Such is the case with Nephi’s ship. We know where it left, we know the currents involved in the sea (Arabian Sea) it started on and where that current took it to the Indian Ocean, and how it was affected by the currents leading into the Southern Ocean, the West Wind Drift and the Prevailing Westerlies. We also know where a drift voyage would flow on such a voyage and where it would cease, as it was forced up the Humboldt (Peruvian) Current to a cessation of wind and current at 30º south Latitude along the Chilean coast at a spot called Coquimbo Bay. And, we know that if a landing was not affected at that spot, what would happen to the vessel as it continued drifting as the winds and currents picked up north of the Tropic of Capricorn and was pushed out by the Peruvian Bulge into the currents that form the South Pacific Gyre—the very current that took Thor Heyerdahl westward from Peru and across and into the Polynesian islands. We know all this today because of the tremendous studies of drift voyages, currents, and winds that have been accomplished in recent years.
As the map shows, any vessel moving northward from the Peruvian Bulge (just below the bottom of the picture) and along the Peru Coastal Current (Humboldt Current) would be sent, as the Kon Tiki was, out into the South Equatorial Current north of the Galapagos Islands or into the Peru Oceanic Current south of the Galapagos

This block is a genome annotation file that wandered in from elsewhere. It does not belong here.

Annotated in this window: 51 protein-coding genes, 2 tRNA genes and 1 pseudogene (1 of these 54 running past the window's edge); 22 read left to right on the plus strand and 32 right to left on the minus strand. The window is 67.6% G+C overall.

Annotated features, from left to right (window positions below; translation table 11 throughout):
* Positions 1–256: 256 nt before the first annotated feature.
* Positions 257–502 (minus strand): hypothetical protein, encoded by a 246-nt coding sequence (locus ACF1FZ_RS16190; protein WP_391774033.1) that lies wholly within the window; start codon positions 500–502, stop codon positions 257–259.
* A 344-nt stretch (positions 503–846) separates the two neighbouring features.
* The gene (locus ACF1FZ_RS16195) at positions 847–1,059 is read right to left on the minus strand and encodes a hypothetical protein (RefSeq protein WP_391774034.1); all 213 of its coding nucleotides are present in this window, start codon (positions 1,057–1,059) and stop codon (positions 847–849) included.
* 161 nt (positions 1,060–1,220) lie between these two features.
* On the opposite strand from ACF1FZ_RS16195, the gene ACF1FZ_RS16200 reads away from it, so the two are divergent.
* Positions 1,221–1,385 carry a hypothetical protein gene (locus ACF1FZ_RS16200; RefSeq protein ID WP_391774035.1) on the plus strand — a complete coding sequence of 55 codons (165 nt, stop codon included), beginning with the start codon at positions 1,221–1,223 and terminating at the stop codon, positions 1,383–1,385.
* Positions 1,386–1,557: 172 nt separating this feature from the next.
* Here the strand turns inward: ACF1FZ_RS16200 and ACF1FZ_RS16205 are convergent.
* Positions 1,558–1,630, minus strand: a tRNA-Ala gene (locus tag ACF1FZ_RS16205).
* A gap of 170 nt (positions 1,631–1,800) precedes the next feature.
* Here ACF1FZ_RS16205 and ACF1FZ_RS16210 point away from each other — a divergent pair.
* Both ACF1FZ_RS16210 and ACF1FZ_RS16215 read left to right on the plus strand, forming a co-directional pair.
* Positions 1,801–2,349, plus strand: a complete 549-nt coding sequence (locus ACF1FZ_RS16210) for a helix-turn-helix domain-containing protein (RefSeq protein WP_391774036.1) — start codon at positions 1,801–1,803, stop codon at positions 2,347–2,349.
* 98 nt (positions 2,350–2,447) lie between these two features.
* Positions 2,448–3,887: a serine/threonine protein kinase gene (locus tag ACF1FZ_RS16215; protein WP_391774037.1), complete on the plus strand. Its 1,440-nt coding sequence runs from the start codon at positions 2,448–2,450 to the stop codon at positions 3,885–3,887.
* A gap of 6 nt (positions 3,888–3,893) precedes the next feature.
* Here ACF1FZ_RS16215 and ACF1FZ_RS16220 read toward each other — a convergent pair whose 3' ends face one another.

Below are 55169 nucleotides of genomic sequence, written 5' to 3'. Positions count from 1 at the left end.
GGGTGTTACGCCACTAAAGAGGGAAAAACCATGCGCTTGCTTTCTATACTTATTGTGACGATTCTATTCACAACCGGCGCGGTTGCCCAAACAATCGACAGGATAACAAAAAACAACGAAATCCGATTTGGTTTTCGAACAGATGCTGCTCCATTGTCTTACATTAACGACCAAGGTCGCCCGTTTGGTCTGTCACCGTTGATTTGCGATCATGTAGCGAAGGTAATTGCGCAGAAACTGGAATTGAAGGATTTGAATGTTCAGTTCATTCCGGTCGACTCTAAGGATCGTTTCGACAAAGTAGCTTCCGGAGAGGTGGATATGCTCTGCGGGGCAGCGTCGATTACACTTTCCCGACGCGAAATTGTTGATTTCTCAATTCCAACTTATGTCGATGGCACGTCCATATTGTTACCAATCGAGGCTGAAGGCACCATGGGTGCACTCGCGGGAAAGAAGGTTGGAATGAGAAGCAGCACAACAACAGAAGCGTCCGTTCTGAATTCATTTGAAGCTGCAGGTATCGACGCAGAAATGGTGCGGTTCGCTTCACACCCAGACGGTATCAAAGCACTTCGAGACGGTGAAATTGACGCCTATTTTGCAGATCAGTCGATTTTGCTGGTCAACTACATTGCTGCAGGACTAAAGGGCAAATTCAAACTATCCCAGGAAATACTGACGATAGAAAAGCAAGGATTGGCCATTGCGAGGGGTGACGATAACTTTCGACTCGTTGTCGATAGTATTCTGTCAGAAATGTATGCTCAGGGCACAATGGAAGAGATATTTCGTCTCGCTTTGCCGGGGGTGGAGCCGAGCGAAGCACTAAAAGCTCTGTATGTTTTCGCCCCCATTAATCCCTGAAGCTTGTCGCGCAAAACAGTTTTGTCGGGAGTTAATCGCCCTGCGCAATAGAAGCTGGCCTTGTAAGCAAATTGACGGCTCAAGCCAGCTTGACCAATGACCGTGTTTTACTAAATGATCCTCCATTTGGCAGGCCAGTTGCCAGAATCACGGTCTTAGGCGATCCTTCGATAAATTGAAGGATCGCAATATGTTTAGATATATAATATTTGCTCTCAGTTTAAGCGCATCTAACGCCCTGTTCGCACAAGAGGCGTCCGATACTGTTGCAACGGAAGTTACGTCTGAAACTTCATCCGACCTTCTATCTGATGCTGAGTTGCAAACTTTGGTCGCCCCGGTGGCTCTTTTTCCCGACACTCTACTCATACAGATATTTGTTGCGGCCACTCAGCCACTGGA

What is obvious from the map is that no vessel is going to continue northward toward Panama because of the strong oceanic currents moving south and southeast from Central America. Recent scientific experiments with Drift Voyages have shown the truth to this statement—such voyages, subject to the wind and currernts “driven forth before the wind” would never have reached Central or Meso-America.
    The point is, Sorenson can say (p138) “Nephi’s ship likely threaded through the islands of the western Pacific, then across the open reaches north of the equator to landfall around 14 degrees north latitude,” which would be along the southern Guatemala coast. However, as has been pointed out, a drift voyage would not have gone in that direction, a ship “driven forth before the wind” would not have traveled across the Pacific against either the Northern arm of the South Equatorial Current (south of the Equator) or the Southern arm of the North Equatorial Current (north of the Equator) as Sorenson so flippantly claims.
    Thus, it is not difficult to know where Nephi sailed, because he tells us how he sailed his ship, and modern oceanography has mapped the world’s oceans and currents so thoroughly that there can be no mistake about where a drift voyage “driven forth before the wind” would have gone, given its embarkation from the southern coast of the Arabian Peninsula.
(See the final post on, “More on Sorenson—the Duplicitous Sales Job,” to see how the scriptural record is manipulated to support an erroneous conclusion)